In between the October 2012 and December 2013 were events that need to be carefully considered: ARMM election where the officer-in-charge who said he will not run for the position got elected; Sabah issue and the Zamboanga City siege which happened because of bum intelligence on both sides, GPH and MNLF.

    Failed experiment
    ARMM was said to be a failed experiment and now that ARMM Gov. Mujiv Hataman is in position would this conclusion still hold water? Sabah and MNLF are still pending and have not been resolved, so comes now Bangsamoro, which would need a congressional approval before it becomes a reality.

    Under the signed Annex on Power Sharing, the negotiations resulted in three (3) types of power sharing: reserved, concurrent and exclusive. “Reserved are powers or matters over which authority and jurisdiction are retained by the Central Government. Concurrent powers shall refer to the shared powers between the Central Government and the Bangsamoro Government, as contained in this Annex and as shall be further provided in the Bangsamoro Basic Law. Exclusive power refers to powers or matters over which authority and jurisdiction pertain to the Bangsamoro Government.”

    The Central Government retains reserved powers over nine areas: “Defense and external security, foreign policy, coinage and monetary policy, postal service, citizenship and naturalization, immigration, customs and tariff, common market and global trade and IPR.”

    The Bangsamoro Government shall have exclusive powers that it exercises within its territorial jurisdiction, over 58 matters, such as “contract loans, credits and other forms of indebtedness except those requiring sovereign guaranty; trade, industry, investment; economic zones and industrial centers; free ports; regulate power generation, transmission and distribution operating exclusively in the Bangsamoro; regulations on manufacture and distribution of foods, drinks, drugs and tobacco for the welfare of the Bangsamoro; ancestral domain and natural resources; land management, land distribution and agricultural land use reclassification; cadastral land survey; environment, parks, forest management; inland waterways and navigation; management, regulation and conservation of all fishery, marine and aquatic resources.”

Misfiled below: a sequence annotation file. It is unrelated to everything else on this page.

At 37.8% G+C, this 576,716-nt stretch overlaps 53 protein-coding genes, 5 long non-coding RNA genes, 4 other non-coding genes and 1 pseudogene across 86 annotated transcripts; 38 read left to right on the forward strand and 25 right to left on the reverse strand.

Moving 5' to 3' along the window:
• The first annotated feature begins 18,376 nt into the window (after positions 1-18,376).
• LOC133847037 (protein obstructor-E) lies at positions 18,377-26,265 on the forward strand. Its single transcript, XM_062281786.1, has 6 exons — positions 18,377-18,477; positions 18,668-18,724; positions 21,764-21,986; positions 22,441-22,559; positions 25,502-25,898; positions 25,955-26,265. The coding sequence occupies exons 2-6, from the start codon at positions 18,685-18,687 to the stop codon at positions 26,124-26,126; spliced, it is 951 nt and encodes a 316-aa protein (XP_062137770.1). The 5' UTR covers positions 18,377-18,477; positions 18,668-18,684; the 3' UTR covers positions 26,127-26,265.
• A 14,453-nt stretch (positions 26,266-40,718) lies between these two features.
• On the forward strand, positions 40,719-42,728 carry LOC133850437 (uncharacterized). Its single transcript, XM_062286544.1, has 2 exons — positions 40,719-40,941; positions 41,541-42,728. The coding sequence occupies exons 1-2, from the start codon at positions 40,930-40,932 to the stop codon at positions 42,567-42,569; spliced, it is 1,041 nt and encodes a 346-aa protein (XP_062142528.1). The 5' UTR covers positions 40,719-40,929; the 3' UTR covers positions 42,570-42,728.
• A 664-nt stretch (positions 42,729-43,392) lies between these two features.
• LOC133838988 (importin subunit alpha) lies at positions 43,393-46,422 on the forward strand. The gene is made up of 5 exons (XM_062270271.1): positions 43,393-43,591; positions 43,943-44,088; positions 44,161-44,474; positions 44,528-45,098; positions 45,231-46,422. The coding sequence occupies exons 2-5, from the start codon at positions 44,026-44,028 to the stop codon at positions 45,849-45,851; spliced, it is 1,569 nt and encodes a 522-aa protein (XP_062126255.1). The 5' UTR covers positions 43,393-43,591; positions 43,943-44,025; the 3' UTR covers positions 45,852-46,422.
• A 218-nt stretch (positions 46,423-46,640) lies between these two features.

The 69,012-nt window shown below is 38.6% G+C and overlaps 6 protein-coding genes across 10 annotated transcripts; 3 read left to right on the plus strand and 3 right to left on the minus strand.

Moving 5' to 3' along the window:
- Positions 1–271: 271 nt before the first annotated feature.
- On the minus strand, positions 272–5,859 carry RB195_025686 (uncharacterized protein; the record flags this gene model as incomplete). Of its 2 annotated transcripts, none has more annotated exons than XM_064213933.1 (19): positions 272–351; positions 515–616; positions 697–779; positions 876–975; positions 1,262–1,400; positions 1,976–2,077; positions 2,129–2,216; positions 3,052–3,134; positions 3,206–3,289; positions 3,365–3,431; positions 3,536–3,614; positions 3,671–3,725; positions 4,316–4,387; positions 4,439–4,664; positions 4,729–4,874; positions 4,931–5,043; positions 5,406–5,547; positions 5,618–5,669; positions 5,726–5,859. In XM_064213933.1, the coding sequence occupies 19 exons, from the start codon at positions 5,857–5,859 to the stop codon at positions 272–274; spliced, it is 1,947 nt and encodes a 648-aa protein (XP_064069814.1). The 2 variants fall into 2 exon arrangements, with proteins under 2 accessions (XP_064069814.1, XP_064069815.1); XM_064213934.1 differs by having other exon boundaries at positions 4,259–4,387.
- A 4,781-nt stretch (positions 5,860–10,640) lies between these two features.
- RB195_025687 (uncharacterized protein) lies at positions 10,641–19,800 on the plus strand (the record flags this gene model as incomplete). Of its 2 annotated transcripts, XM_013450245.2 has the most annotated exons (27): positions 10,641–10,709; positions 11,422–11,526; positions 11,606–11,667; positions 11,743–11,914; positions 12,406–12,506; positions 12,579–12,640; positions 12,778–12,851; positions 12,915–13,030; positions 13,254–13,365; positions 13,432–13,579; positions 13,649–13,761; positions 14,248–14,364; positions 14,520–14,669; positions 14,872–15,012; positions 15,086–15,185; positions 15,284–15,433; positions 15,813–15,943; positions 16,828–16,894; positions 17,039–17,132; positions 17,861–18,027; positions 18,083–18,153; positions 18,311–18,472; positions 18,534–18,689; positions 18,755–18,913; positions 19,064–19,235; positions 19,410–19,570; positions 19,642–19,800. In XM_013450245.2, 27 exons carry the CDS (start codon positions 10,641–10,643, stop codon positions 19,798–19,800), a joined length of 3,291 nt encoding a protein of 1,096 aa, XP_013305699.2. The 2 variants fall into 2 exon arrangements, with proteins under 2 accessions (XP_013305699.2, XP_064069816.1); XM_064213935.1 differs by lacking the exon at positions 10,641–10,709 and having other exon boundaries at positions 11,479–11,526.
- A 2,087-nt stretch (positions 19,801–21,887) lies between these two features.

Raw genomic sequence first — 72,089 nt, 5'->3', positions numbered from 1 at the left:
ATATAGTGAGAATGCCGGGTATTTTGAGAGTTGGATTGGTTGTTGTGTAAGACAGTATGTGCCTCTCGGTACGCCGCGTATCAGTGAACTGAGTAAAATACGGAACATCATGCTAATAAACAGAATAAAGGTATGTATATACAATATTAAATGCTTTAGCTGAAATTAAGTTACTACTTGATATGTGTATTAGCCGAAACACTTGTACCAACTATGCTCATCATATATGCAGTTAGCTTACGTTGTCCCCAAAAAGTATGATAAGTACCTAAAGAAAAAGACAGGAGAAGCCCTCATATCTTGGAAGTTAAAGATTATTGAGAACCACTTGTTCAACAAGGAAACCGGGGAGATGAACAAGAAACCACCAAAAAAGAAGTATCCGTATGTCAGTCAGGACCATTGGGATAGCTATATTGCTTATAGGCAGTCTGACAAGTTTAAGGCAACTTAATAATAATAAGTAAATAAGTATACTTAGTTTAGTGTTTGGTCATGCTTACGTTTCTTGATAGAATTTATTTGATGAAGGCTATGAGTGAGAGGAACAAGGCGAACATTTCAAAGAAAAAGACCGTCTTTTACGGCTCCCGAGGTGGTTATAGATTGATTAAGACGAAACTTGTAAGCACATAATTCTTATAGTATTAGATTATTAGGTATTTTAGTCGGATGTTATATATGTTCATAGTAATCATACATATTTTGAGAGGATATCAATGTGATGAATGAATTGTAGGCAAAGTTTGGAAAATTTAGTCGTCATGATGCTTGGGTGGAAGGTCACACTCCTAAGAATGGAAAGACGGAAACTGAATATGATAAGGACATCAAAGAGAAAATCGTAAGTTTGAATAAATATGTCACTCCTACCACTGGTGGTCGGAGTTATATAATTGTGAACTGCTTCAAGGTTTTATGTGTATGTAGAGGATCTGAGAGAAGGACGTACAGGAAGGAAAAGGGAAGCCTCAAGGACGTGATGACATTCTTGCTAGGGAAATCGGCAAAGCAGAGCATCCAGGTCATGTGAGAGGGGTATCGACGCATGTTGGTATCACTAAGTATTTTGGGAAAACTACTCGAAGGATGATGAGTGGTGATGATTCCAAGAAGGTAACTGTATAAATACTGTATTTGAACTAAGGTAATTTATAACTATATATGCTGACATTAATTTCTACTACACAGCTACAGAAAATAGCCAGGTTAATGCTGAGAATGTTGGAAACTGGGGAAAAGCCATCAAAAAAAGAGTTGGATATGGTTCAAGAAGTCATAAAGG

On four issues, transportation and communication; mineral and energy resources; taxation and powers already devolved, principles were laid out subject to consultations and further negotiations.

    Peace is a lot of hard work. Hubris has no part of it. In the case with our Muslim brothers, peace is hard to hold on to but dare if we must for that will end centuries of strife and lack of trust. And as we lay Madiba to rest, we must take to heart what he left: “After climbing a great hill, one only finds that there are many more hills to climb.”